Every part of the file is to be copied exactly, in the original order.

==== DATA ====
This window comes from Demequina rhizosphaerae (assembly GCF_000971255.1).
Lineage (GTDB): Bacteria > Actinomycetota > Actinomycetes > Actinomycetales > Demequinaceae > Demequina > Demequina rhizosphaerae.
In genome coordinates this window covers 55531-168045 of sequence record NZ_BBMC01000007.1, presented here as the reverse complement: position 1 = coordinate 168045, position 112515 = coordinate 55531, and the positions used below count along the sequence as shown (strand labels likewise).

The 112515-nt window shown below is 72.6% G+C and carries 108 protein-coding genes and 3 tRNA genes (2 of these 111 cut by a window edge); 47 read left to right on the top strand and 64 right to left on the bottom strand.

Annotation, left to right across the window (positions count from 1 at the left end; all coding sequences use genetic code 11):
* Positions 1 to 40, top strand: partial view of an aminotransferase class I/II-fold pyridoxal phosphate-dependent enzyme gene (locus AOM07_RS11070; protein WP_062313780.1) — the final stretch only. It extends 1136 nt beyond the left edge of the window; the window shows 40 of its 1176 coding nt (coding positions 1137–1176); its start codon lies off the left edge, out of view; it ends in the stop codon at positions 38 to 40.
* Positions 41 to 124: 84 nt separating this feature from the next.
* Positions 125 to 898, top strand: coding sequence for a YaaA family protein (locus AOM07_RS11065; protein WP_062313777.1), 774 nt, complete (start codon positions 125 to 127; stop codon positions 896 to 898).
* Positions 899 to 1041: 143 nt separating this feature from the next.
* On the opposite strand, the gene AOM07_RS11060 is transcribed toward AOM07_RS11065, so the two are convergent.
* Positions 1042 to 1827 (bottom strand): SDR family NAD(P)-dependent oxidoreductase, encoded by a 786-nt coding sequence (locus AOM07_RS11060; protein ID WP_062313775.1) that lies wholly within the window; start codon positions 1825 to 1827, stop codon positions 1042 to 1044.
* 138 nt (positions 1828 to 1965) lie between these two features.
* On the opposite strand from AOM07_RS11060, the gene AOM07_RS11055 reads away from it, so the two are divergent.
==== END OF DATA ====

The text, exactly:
This window comes from Demequina rhizosphaerae (assembly GCF_000971255.1).
Lineage (GTDB): Bacteria > Actinomycetota > Actinomycetes > Actinomycetales > Demequinaceae > Demequina > Demequina rhizosphaerae.
In genome coordinates this window covers 55531-168045 of sequence record NZ_BBMC01000007.1, presented here as the reverse complement: position 1 = coordinate 168045, position 112515 = coordinate 55531, and the positions used below count along the sequence as shown (strand labels likewise).

The 112515-nt window shown below is 72.6% G+C and carries 108 protein-coding genes and 3 tRNA genes (2 of these 111 cut by a window edge); 47 read left to right on the top strand and 64 right to left on the bottom strand.

Annotation, left to right across the window (positions count from 1 at the left end; all coding sequences use genetic code 11):
* Positions 1 to 40, top strand: partial view of an aminotransferase class I/II-fold pyridoxal phosphate-dependent enzyme gene (locus AOM07_RS11070; protein WP_062313780.1) — the final stretch only. It extends 1136 nt beyond the left edge of the window; the window shows 40 of its 1176 coding nt (coding positions 1137–1176); its start codon lies off the left edge, out of view; it ends in the stop codon at positions 38 to 40.
* Positions 41 to 124: 84 nt separating this feature from the next.
* Positions 125 to 898, top strand: coding sequence for a YaaA family protein (locus AOM07_RS11065; protein WP_062313777.1), 774 nt, complete (start codon positions 125 to 127; stop codon positions 896 to 898).
* Positions 899 to 1041: 143 nt separating this feature from the next.
* On the opposite strand, the gene AOM07_RS11060 is transcribed toward AOM07_RS11065, so the two are convergent.
* Positions 1042 to 1827 (bottom strand): SDR family NAD(P)-dependent oxidoreductase, encoded by a 786-nt coding sequence (locus AOM07_RS11060; protein ID WP_062313775.1) that lies wholly within the window; start codon positions 1825 to 1827, stop codon positions 1042 to 1044.
* 138 nt (positions 1828 to 1965) lie between these two features.
* On the opposite strand from AOM07_RS11060, the gene AOM07_RS11055 reads away from it, so the two are divergent.